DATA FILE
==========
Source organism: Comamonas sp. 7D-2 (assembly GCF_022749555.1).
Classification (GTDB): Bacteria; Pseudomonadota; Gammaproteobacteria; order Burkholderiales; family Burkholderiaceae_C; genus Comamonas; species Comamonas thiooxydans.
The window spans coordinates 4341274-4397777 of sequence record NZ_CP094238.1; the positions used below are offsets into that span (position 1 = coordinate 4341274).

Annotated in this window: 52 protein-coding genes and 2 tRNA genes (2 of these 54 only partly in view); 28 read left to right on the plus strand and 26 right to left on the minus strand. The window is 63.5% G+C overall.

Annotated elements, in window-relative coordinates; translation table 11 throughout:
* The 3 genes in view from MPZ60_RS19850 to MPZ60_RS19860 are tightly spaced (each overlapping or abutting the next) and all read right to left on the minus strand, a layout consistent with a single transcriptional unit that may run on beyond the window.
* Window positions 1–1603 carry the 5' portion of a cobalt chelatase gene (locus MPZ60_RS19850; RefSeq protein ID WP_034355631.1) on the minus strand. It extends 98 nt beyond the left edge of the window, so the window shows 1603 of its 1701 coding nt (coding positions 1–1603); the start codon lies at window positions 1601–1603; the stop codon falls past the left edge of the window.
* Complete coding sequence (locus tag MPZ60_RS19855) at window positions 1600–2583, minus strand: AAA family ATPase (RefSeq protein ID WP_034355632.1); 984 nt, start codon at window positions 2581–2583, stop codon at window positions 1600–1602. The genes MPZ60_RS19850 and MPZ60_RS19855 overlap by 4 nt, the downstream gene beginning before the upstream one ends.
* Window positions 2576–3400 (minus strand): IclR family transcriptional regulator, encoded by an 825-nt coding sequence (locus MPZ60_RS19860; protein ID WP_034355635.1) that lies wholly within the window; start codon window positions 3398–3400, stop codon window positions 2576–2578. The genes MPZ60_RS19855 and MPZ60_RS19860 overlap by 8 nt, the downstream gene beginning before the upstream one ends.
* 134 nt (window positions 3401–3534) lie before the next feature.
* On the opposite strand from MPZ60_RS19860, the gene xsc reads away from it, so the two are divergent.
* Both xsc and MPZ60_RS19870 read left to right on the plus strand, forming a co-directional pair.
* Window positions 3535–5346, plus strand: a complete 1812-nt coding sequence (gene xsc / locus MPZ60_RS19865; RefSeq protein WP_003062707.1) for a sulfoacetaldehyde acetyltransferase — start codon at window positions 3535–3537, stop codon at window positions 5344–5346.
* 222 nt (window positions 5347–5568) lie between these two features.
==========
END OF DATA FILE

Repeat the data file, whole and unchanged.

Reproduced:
Source organism: Comamonas sp. 7D-2 (assembly GCF_022749555.1).
Classification (GTDB): Bacteria; Pseudomonadota; Gammaproteobacteria; order Burkholderiales; family Burkholderiaceae_C; genus Comamonas; species Comamonas thiooxydans.
The window spans coordinates 4341274-4397777 of sequence record NZ_CP094238.1; the positions used below are offsets into that span (position 1 = coordinate 4341274).

Annotated in this window: 52 protein-coding genes and 2 tRNA genes (2 of these 54 only partly in view); 28 read left to right on the plus strand and 26 right to left on the minus strand. The window is 63.5% G+C overall.

Annotated elements, in window-relative coordinates; translation table 11 throughout:
* The 3 genes in view from MPZ60_RS19850 to MPZ60_RS19860 are tightly spaced (each overlapping or abutting the next) and all read right to left on the minus strand, a layout consistent with a single transcriptional unit that may run on beyond the window.
* Window positions 1–1603 carry the 5' portion of a cobalt chelatase gene (locus MPZ60_RS19850; RefSeq protein ID WP_034355631.1) on the minus strand. It extends 98 nt beyond the left edge of the window, so the window shows 1603 of its 1701 coding nt (coding positions 1–1603); the start codon lies at window positions 1601–1603; the stop codon falls past the left edge of the window.
* Complete coding sequence (locus tag MPZ60_RS19855) at window positions 1600–2583, minus strand: AAA family ATPase (RefSeq protein ID WP_034355632.1); 984 nt, start codon at window positions 2581–2583, stop codon at window positions 1600–1602. The genes MPZ60_RS19850 and MPZ60_RS19855 overlap by 4 nt, the downstream gene beginning before the upstream one ends.
* Window positions 2576–3400 (minus strand): IclR family transcriptional regulator, encoded by an 825-nt coding sequence (locus MPZ60_RS19860; protein ID WP_034355635.1) that lies wholly within the window; start codon window positions 3398–3400, stop codon window positions 2576–2578. The genes MPZ60_RS19855 and MPZ60_RS19860 overlap by 8 nt, the downstream gene beginning before the upstream one ends.
* 134 nt (window positions 3401–3534) lie before the next feature.
* On the opposite strand from MPZ60_RS19860, the gene xsc reads away from it, so the two are divergent.
* Both xsc and MPZ60_RS19870 read left to right on the plus strand, forming a co-directional pair.
* Window positions 3535–5346, plus strand: a complete 1812-nt coding sequence (gene xsc / locus MPZ60_RS19865; RefSeq protein WP_003062707.1) for a sulfoacetaldehyde acetyltransferase — start codon at window positions 3535–3537, stop codon at window positions 5344–5346.
* 222 nt (window positions 5347–5568) lie between these two features.